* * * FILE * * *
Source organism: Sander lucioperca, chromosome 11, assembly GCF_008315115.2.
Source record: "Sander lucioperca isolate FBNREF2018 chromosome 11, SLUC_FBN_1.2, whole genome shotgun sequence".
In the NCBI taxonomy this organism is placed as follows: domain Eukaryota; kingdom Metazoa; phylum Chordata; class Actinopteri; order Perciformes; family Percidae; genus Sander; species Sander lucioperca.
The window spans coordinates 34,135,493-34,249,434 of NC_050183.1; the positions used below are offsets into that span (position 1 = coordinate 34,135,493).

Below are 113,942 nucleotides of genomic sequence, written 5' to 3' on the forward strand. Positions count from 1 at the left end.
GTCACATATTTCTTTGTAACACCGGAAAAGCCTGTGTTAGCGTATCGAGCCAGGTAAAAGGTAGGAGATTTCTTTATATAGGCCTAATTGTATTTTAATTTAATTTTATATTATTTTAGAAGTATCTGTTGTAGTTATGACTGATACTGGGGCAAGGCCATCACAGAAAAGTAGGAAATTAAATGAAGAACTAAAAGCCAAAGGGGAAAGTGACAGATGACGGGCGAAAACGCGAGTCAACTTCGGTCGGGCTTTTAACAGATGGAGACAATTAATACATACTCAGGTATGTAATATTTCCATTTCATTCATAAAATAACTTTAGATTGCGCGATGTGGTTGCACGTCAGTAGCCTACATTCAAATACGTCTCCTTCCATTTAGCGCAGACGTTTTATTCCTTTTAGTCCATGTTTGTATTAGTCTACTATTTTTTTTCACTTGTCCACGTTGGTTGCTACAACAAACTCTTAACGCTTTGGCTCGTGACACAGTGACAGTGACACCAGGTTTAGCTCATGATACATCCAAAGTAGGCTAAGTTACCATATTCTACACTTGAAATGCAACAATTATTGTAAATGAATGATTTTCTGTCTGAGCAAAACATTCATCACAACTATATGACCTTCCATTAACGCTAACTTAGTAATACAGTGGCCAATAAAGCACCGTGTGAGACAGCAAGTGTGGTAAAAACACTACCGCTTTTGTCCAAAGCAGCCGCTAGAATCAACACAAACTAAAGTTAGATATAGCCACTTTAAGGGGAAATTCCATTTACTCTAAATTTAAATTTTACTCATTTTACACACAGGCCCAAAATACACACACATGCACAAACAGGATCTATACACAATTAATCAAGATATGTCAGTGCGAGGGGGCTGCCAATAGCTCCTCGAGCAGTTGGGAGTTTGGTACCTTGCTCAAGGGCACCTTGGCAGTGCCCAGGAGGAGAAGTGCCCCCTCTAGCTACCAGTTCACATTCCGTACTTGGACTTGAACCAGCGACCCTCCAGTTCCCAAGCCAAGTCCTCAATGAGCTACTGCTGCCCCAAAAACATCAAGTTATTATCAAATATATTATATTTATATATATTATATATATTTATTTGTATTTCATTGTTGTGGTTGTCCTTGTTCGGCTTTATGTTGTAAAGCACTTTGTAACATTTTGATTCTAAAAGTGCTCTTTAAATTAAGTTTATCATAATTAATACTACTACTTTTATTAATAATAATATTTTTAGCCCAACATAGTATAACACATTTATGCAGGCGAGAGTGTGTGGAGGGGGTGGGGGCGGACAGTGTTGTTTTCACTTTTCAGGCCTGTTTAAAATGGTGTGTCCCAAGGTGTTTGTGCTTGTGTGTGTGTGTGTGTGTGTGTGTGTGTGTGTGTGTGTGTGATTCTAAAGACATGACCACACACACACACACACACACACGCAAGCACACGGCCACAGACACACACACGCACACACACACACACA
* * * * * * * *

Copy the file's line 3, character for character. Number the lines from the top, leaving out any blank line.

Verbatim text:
In the NCBI taxonomy this organism is placed as follows: domain Eukaryota; kingdom Metazoa; phylum Chordata; class Actinopteri; order Perciformes; family Percidae; genus Sander; species Sander lucioperca.